An Better Alternate?

None of the 10 Dogs of the Dow stocks were able to beat the Dow Jones Index.

dogs of the dow

Instead of picking the Dogs of the Dow, how about picking the Dow leaders.

AAPL, MSFT, NKE, CRM, and DIS had the greatest capital appreciation (without considering dividends) in year 2020.

dogs of the dow

Using Barchart’s compare feature with a specific date range set, we clearly see that these five surpassed the Index in 2020.

Although past performance does not guarantee future success.

We’ll leave it as an exercise to the reader to backtest these using the options strategy.

You may also want to test out different strike selection or expiration timeframes.

The Data

Here is an example of how we backtest a symbol:

dogs of the dow

The dividend payout amounts and earning dates were from nasdaq.com.

We looked at the ex-dividend date to determine if dividend payouts were made.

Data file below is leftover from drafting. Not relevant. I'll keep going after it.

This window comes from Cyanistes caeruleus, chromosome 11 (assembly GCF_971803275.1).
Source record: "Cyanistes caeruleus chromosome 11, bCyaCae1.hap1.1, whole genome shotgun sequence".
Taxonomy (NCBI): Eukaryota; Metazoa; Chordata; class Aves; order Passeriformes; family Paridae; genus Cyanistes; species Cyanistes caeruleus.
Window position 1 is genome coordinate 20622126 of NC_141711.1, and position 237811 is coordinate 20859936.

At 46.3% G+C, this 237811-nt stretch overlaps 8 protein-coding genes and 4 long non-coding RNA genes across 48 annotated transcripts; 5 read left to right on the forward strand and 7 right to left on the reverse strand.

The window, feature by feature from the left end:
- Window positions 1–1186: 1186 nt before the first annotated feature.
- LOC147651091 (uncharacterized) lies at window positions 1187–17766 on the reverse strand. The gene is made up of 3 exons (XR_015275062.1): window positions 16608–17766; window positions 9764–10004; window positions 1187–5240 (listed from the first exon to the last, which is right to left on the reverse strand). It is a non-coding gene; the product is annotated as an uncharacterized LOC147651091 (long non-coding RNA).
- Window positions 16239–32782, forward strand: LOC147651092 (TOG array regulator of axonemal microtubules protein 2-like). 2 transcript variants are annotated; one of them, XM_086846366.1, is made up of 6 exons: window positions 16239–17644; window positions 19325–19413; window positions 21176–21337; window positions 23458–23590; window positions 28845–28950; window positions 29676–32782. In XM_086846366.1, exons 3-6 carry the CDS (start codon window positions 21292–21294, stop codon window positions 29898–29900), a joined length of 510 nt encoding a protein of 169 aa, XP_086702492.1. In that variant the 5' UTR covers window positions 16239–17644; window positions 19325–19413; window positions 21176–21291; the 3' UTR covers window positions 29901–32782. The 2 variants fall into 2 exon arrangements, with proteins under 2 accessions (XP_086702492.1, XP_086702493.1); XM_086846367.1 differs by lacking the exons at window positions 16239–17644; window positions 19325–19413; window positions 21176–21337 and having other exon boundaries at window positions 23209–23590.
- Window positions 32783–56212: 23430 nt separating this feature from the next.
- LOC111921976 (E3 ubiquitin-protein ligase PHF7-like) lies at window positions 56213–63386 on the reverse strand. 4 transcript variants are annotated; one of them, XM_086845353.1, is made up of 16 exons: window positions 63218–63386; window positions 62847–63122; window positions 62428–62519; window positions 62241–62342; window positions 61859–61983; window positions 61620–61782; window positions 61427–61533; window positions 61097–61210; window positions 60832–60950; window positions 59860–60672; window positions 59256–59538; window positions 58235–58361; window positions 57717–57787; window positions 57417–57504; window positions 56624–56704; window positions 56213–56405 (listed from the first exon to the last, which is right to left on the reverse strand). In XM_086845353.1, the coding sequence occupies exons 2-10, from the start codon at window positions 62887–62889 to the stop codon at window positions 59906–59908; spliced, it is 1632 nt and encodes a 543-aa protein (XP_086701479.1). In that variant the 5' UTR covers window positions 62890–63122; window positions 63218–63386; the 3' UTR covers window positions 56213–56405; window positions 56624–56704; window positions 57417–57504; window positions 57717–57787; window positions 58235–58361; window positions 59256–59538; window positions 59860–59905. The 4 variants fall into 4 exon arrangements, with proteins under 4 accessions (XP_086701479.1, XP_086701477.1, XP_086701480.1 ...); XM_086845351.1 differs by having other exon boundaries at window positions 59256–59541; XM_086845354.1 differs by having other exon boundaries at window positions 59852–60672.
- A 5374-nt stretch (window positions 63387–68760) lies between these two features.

The historical option prices were obtained using OptionNet Explorer with end-of-day data.

The covered call is sold and protective put is bought the next trading day after expiration day.

The dividend yield of the 30 Dow Jones stocks for a given year can be found at dogsofthedow.com.

Conclusion

As this particular backtest of 2020 shows, options used responsibly can provide benefits over just investing in stocks. That’s why we love them!!

Trade safe!

Disclaimer: The information above is for educational purposes only and should not be treated as investment advice. The strategy presented would not be suitable for investors who are not familiar with exchange traded options. Any readers interested in this strategy should do their own research and seek advice from a licensed financial adviser.

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Options Trading 101 - The Ultimate Beginners Guide To Options